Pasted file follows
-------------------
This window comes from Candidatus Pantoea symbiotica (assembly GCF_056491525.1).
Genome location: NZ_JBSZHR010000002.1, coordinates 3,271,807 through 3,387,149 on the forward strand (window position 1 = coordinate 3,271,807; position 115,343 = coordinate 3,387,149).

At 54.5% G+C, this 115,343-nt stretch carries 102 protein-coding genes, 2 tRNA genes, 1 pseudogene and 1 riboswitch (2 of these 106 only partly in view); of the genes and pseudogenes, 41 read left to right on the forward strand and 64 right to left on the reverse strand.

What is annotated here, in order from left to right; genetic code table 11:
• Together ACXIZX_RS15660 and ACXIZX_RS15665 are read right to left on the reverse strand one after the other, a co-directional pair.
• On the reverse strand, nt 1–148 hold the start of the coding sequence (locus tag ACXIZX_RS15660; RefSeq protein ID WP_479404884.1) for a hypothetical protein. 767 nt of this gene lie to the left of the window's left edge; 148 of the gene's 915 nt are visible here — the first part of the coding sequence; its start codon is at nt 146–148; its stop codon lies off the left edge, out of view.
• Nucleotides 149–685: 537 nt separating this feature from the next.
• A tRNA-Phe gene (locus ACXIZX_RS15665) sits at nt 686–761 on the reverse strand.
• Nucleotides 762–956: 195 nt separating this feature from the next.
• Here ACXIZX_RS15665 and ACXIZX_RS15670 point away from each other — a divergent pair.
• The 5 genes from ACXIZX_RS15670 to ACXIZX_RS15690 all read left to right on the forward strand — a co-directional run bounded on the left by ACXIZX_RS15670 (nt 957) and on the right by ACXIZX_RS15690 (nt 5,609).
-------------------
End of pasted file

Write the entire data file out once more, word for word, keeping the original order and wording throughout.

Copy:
This window comes from Candidatus Pantoea symbiotica (assembly GCF_056491525.1).
Genome location: NZ_JBSZHR010000002.1, coordinates 3,271,807 through 3,387,149 on the forward strand (window position 1 = coordinate 3,271,807; position 115,343 = coordinate 3,387,149).

At 54.5% G+C, this 115,343-nt stretch carries 102 protein-coding genes, 2 tRNA genes, 1 pseudogene and 1 riboswitch (2 of these 106 only partly in view); of the genes and pseudogenes, 41 read left to right on the forward strand and 64 right to left on the reverse strand.

What is annotated here, in order from left to right; genetic code table 11:
• Together ACXIZX_RS15660 and ACXIZX_RS15665 are read right to left on the reverse strand one after the other, a co-directional pair.
• On the reverse strand, nt 1–148 hold the start of the coding sequence (locus tag ACXIZX_RS15660; RefSeq protein ID WP_479404884.1) for a hypothetical protein. 767 nt of this gene lie to the left of the window's left edge; 148 of the gene's 915 nt are visible here — the first part of the coding sequence; its start codon is at nt 146–148; its stop codon lies off the left edge, out of view.
• Nucleotides 149–685: 537 nt separating this feature from the next.
• A tRNA-Phe gene (locus ACXIZX_RS15665) sits at nt 686–761 on the reverse strand.
• Nucleotides 762–956: 195 nt separating this feature from the next.
• Here ACXIZX_RS15665 and ACXIZX_RS15670 point away from each other — a divergent pair.
• The 5 genes from ACXIZX_RS15670 to ACXIZX_RS15690 all read left to right on the forward strand — a co-directional run bounded on the left by ACXIZX_RS15670 (nt 957) and on the right by ACXIZX_RS15690 (nt 5,609).